09 January 2009

Finding My Spot By The Fire

One of the most endearing memories I have of Larry, my mentor and campus pastor, comes from this time of year. Larry hated winter. I mean, he despised being cold with every fiber of his not-so-well-padded being. Skinny Germans with high metabolisms do not fare well north of the Mason-Dixon line, and even in Lincoln, Nebraska, winter can get cold. So, for a few months every year, Larry would come to the Student Center and immediately throw on the burgundy sport coat he kept in his office for just such weather. Then, when one of us pyromaniacs in the Student Center community would come in and build a fire, he'd come out of his office and find his spot by the fire. He'd warm his hands in front of the grate, and have a seat at the table. If it was really cold, he'd stand just to the left of the fireplace, with his skinny butt pressed up against the stones to keep himself warm.

One of the things I first noticed about the Lutheran Center here in Ames was the fireplace - it's almost exactly like the one in Lincoln. In fact, I have my suspicions that, given the similiarities in construction and the roughly concurrent construction dates, our buildings share the same architect and/or designer. Today, in a burst of inspiration, I finally figured out where my own spot by the fire will be. I've moved two of our wingback chairs on either side of the fireplace, set up a reading lamp, and made myself cozy. With a cup of hot chocolate at my side and a fire burning merrily in the fireplace, it's a nice spot to be.

And so goes the continuing saga of campus ministry for me. Ames is beginning to feel more and more like "our town," which is very good. The campus ministry game is slowing down for me, in football terms: like a quarterback who's learning a complicated offense, I'm starting to see how things fit together and the subtle nuances that can really make or break our ministry. Today, as I sat here writing my sermon, it occurred to me that perhaps someone will remember me in this spot like I remember Larry in his, and if that were to happen, well, I'd be pretty happy to be remembered so fondly. (Except for one of our students, who can't come into the building when there's a fire in the fireplace because of soot and airborne particulate allergies. So, I guess there's only one guarantee, and that's that D will NEVER remember me like this. :-) )

So, here are warm Friday wishes to you all, from my comfy spot by the fire. Peace, friends.


ps: if you are of the praying sort, please keep my friend Ellen in your prayers - she's received a pretty scary bit of health news today. thanks.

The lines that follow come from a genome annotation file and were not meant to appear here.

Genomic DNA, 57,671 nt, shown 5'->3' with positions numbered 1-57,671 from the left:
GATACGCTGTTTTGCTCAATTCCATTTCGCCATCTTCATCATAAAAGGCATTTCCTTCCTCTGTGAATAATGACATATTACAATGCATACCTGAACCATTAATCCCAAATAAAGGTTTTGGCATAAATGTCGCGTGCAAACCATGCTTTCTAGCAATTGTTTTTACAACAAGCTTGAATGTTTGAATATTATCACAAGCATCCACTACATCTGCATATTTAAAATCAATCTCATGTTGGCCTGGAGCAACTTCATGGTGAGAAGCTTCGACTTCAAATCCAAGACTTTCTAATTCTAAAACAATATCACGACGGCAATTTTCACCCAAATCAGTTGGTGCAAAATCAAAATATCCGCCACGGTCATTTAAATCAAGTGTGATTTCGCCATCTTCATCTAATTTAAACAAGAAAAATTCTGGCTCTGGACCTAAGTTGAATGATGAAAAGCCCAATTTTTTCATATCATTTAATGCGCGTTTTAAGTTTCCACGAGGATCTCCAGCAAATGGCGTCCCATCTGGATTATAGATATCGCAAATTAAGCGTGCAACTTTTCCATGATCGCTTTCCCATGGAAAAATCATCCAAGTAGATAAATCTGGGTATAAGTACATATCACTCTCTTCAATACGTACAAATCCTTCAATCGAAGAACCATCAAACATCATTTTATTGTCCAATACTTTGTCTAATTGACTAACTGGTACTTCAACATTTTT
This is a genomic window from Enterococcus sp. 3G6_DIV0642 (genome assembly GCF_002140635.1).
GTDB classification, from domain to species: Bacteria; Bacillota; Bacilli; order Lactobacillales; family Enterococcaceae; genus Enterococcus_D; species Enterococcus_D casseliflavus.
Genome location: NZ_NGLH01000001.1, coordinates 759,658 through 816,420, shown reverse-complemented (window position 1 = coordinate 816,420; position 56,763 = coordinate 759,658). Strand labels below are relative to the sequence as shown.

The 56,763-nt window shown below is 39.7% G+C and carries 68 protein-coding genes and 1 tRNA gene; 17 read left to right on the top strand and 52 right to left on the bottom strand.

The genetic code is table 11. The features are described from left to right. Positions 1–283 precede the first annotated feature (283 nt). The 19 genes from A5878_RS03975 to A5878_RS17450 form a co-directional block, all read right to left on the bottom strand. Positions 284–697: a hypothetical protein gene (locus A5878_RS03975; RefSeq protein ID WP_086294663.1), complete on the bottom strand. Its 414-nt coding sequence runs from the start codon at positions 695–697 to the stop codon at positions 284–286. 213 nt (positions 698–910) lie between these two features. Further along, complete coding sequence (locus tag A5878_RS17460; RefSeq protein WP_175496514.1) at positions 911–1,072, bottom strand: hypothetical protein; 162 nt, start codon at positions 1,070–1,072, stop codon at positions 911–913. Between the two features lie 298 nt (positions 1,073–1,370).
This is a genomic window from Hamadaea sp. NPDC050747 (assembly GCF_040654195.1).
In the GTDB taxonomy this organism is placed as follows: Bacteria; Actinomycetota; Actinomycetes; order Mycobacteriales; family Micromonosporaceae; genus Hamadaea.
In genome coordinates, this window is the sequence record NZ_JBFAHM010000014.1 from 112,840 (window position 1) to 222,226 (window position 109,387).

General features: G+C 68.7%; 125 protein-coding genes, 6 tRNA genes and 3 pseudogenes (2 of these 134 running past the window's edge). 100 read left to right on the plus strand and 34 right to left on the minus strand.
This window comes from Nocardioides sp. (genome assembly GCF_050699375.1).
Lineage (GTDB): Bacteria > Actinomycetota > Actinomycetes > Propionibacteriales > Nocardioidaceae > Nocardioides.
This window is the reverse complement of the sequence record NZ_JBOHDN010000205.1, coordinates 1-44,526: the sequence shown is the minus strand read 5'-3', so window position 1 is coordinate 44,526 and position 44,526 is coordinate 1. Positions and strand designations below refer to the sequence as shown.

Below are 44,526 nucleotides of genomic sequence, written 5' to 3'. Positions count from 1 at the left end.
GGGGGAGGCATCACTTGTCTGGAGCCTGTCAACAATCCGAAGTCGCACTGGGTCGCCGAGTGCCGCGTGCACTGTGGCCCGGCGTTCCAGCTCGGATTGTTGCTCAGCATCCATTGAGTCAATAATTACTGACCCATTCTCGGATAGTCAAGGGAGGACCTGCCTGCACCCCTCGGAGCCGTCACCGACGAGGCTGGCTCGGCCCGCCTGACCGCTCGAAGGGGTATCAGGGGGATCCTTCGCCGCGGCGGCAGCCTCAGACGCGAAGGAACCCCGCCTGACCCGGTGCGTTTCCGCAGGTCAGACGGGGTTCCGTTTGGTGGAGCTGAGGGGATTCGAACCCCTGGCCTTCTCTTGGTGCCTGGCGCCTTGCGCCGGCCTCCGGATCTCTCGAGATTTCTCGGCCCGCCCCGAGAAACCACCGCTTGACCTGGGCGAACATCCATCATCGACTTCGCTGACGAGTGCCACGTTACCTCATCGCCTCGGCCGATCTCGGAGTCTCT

1. it is a continual finding your way, discovering your spot... but it sounds good, all good that you continue to grow and live into the new call... sounds just right!

    PS - wouldn't mind a fire myself today with freezing rain and now blowing snow. brrr!

  2. HC - Why do you think I'm here today? :-)

  3. Your post reminded me of my freshman year at Michigan State -- a small-town gal from a graduating class of 143 and a Pietist LCMS background -- when I got hooked up with Lutheran Campus Ministry. I remember sitting not near a fireplace, but cross-legged on the floor in the office of the local ALC/LCA campus ministry's pastoral intern, drinking Liebraumilch with her and with a roomful of other students I didn't know. I looked around and thought, "I really like these people. I think this is where I need to be." And how ironic that, 30 years later, I'm pretty much still in the same place.;-)

  4. Ames is lucky to have you, my friend, and we are your lucky blog readers. Your words always bring such peace. Thank you!

  5. Dad used to put me to work at the Center when I was home for winter break during college. I have memories of sitting in my coat by the fire at the Center, stuffing envelopes and whatnot, because Dad had turned down the thermostat while the students were away, leaving anyone who remained shivering in the building. I always chalked it up to a typical frugal Dad thing...your version is more poetic. :-)
    Thanks for sharing,

  6. I see that my big sister beat me here! Thanks for the (literally) "warm" memories, Scott. I teared up picturing your description of skinny Pops trying to keep warm.

    I try to keep up with you and Matt Schur via your blogs, but don't click over enough. It's always heartening to read your collective posts and see the work you guys are doing these days. It would make Dad so quietly proud to see what you're all doing years later. It makes me happy in his stead. Thanks, Scott. (And don't forget that he was a clueless new campus pastor once. The only thing he ever did was be himself. I'm sure you're leading in exactly the same authentic way.)